Every Monday, Carrie of [carrotspeak] posts about the good deeds she has done each week, in order to make a difference (no matter how big or small) in another person's life. This week she wrote a touching post about a visit she paid to her grandmother, who's very poorly at the moment. You can read about it here. I could so relate to what she wrote about not knowing what to say. I was in a similar position last week too. Carrie invites the readers of her blog to respond with a post of their own, about how they have been making a difference each week. Here's mine.
Last week I attended the funeral of Dearest Friend's older brother, who passed away three days after Christmas. The saddest part was that he chose to die. He was thirty-nine.
The last few weeks have been hard ones for Dearest Friend and her family, and they have all been in my thoughts and prayers. With the people to inform, affairs to put in order, and the funeral to be arranged, they have had to put their grief temporarily on hold. I wasn't able to see much of Dearest Friend during this time, but she did invite me to the funeral.
I didn't know her brother well at all. I met him a few times, and have some memories of him, but Dearest Friend told me most of what I knew of him. I don't think I ever held a conversation with him. But I still wanted to be there, both to pay my respects, and to be there for a beloved friend.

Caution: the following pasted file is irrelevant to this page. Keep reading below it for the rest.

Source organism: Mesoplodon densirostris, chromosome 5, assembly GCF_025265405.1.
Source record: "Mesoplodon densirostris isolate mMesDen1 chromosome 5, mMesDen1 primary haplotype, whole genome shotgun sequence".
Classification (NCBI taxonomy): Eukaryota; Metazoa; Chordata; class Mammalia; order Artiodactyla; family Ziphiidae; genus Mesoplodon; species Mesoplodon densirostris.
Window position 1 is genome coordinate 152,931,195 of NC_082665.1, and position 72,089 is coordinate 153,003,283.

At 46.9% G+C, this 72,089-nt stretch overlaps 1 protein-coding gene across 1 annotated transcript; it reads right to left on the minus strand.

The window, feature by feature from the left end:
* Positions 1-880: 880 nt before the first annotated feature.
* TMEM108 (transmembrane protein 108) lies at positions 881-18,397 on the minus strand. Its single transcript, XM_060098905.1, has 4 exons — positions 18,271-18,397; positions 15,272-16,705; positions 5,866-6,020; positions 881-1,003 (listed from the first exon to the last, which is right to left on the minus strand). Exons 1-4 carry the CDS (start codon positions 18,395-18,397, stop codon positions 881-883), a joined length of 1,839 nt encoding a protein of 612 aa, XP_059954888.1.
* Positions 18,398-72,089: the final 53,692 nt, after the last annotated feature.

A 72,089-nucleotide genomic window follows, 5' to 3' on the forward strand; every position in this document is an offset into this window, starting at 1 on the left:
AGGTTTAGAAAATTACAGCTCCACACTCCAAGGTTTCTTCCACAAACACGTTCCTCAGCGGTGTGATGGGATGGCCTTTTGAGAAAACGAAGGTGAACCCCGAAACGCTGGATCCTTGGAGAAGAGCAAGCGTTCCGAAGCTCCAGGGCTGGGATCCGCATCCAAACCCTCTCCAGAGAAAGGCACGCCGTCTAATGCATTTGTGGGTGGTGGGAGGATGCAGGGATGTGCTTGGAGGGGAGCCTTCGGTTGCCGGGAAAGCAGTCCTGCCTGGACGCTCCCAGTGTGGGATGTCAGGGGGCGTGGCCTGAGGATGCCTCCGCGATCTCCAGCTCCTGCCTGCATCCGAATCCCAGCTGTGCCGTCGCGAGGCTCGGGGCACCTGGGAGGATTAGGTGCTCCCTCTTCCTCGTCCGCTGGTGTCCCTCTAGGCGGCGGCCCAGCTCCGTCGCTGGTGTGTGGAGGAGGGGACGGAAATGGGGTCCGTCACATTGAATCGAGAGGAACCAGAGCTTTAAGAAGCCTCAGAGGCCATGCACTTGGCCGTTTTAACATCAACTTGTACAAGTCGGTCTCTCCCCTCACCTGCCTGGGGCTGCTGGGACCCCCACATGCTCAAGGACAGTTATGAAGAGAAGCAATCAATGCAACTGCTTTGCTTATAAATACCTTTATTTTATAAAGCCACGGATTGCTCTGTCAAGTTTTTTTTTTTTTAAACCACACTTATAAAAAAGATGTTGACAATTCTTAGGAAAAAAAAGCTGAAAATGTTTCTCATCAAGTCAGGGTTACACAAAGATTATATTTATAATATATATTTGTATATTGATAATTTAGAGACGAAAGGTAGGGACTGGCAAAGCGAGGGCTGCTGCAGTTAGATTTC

The funeral took place on a chilly winter afternoon. The air was moist and icy, and I joined the assembly of friends and relatives outside the chapel, shivering both from the cold and the atmosphere. Eventually we moved inside the chapel, which wasn't much warmer, and took our seats, waiting for the imminent procession. My other best friend, Darling Girl, arrived after I had taken my seat amongst strangers. She and her mother were the only two people I knew in the chapel.
I curled my hands in my lap, already feeling my emotions stir. With the opening melody of 'You'll Never Walk Alone' we all rose, and as I watched Dearest Friend and her family traipse in behind the coffin, the tears threatened, and I began to cry for a man I hardly knew.
The service was fairly bleak and, despite the moving, sometimes humorous account about the life of the man, the obituary was very much centred on his mode of death. Indeed, the lady that spoke seemed to place great emphasis on this; more than was necessary. Dearest Friend and her family were seated several rows in front of me, and my eyes rested on them for most of the ceremony. They were, naturally, very upset, and it just broke my heart to watch them fighting their grief.
Afterwards we filed outside, and gathered in the car park to pay our respects to the family. It was, if possible, colder than it had been before. I could see Dearest Friend sitting alone, shivering with her suppressed grief and the cold. Not sure what to say, I threw my arms around her, and perhaps the gesture said more than words. I held her for a long time, wanting desperately to take away some of her burden of grief. 'Thank you for coming,' was the first thing she said through her tears. I know that there was very little I could do, but just being there seemed to make a small difference to her day. I stood by her side until most of the guests had gone, and only left when she and her family seemed to be returning to the car.
I have spoken to her since, and I am going to see her next week. She seems to be doing okay, but I know it will be a while before the hurt and grief begin to heal. Her great nephew was born shortly after the funeral, and I'm sure this will be a positive distraction in the lives of her and her family.